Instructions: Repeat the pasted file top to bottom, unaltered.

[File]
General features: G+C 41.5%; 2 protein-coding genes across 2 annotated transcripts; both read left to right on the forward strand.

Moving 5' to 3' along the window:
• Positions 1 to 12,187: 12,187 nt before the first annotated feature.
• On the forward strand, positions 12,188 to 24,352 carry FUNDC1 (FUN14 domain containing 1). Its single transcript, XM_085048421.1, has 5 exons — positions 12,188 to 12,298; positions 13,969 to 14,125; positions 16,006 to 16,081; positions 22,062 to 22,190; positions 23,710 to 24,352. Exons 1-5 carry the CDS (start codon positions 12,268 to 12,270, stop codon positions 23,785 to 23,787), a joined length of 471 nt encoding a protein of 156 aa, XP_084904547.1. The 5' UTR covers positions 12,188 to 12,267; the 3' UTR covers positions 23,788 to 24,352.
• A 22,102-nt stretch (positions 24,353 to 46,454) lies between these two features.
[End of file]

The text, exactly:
General features: G+C 41.5%; 2 protein-coding genes across 2 annotated transcripts; both read left to right on the forward strand.

Moving 5' to 3' along the window:
• Positions 1 to 12,187: 12,187 nt before the first annotated feature.
• On the forward strand, positions 12,188 to 24,352 carry FUNDC1 (FUN14 domain containing 1). Its single transcript, XM_085048421.1, has 5 exons — positions 12,188 to 12,298; positions 13,969 to 14,125; positions 16,006 to 16,081; positions 22,062 to 22,190; positions 23,710 to 24,352. Exons 1-5 carry the CDS (start codon positions 12,268 to 12,270, stop codon positions 23,785 to 23,787), a joined length of 471 nt encoding a protein of 156 aa, XP_084904547.1. The 5' UTR covers positions 12,188 to 12,267; the 3' UTR covers positions 23,788 to 24,352.
• A 22,102-nt stretch (positions 24,353 to 46,454) lies between these two features.